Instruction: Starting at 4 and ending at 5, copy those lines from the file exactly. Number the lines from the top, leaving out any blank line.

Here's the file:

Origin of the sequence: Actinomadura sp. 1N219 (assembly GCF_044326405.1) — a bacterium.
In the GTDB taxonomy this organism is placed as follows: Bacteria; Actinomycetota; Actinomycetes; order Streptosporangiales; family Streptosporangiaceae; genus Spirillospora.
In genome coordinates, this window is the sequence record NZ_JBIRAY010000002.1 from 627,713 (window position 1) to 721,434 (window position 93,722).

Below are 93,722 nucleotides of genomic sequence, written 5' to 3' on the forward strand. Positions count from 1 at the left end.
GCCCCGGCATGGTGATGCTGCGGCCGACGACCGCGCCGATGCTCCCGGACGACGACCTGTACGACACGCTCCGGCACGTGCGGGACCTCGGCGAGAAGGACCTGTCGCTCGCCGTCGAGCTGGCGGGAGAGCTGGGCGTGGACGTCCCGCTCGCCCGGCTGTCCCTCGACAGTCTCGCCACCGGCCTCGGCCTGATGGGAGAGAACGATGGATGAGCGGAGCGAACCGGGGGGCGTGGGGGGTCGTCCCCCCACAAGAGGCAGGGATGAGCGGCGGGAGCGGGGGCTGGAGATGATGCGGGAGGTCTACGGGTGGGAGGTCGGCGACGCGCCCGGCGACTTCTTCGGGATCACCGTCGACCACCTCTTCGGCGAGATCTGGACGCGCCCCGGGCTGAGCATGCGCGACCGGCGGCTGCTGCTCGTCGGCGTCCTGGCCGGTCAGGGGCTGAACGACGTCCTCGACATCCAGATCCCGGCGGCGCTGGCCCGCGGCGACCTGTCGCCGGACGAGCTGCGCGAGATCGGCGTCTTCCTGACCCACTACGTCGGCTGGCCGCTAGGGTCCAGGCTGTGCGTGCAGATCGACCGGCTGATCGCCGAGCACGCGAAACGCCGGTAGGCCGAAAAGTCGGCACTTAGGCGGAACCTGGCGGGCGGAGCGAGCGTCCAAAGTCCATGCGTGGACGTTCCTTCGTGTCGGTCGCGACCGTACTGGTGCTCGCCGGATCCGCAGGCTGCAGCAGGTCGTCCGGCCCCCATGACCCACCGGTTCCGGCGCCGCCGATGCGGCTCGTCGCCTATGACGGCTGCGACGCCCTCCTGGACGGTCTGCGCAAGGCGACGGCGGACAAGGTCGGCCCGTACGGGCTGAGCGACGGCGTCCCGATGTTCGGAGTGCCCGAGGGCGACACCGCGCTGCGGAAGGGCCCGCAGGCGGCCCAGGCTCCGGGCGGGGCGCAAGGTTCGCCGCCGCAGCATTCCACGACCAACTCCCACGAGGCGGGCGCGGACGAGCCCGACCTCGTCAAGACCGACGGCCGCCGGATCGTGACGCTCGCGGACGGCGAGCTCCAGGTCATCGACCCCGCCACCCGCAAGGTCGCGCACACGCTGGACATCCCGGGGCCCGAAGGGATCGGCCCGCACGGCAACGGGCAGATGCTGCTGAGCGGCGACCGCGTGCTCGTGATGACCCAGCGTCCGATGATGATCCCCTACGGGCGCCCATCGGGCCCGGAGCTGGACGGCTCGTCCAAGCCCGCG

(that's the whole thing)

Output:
Below are 93,722 nucleotides of genomic sequence, written 5' to 3' on the forward strand. Positions count from 1 at the left end.
GCCCCGGCATGGTGATGCTGCGGCCGACGACCGCGCCGATGCTCCCGGACGACGACCTGTACGACACGCTCCGGCACGTGCGGGACCTCGGCGAGAAGGACCTGTCGCTCGCCGTCGAGCTGGCGGGAGAGCTGGGCGTGGACGTCCCGCTCGCCCGGCTGTCCCTCGACAGTCTCGCCACCGGCCTCGGCCTGATGGGAGAGAACGATGGATGAGCGGAGCGAACCGGGGGGCGTGGGGGGTCGTCCCCCCACAAGAGGCAGGGATGAGCGGCGGGAGCGGGGGCTGGAGATGATGCGGGAGGTCTACGGGTGGGAGGTCGGCGACGCGCCCGGCGACTTCTTCGGGATCACCGTCGACCACCTCTTCGGCGAGATCTGGACGCGCCCCGGGCTGAGCATGCGCGACCGGCGGCTGCTGCTCGTCGGCGTCCTGGCCGGTCAGGGGCTGAACGACGTCCTCGACATCCAGATCCCGGCGGCGCTGGCCCGCGGCGACCTGTCGCCGGACGAGCTGCGCGAGATCGGCGTCTTCCTGACCCACTACGTCGGCTGGCCGCTAGGGTCCAGGCTGTGCGTGCAGATCGACCGGCTGATCGCCGAGCACGCGAAACGCCGGTAGGCCGAAAAGTCGGCACTTAGGCGGAACCTGGCGGGCGGAGCGAGCGTCCAAAGTCCATGCGTGGACGTTCCTTCGTGTCGGTCGCGACCGTACTGGTGCTCGCCGGATCCGCAGGCTGCAGCAGGTCGTCCGGCCCCCATGACCCACCGGTTCCGGCGCCGCCGATGCGGCTCGTCGCCTATGACGGCTGCGACGCCCTCCTGGACGGTCTGCGCAAGGCGACGGCGGACAAGGTCGGCCCGTACGGGCTGAGCGACGGCGTCCCGATGTTCGGAGTGCCCGAGGGCGACACCGCGCTGCGGAAGGGCCCGCAGGCGGCCCAGGCTCCGGGCGGGGCGCAAGGTTCGCCGCCGCAGCATTCCACGACCAACTCCCACGAGGCGGGCGCGGACGAGCCCGACCTCGTCAAGACCGACGGCCGCCGGATCGTGACGCTCGCGGACGGCGAGCTCCAGGTCATCGACCCCGCCACCCGCAAGGTCGCGCACACGCTGGACATCCCGGGGCCCGAAGGGATCGGCCCGCACGGCAACGGGCAGATGCTGCTGAGCGGCGACCGCGTGCTCGTGATGACCCAGCGTCCGATGATGATCCCCTACGGGCGCCCATCGGGCCCGGAGCTGGACGGCTCGTCCAAGCCCGCG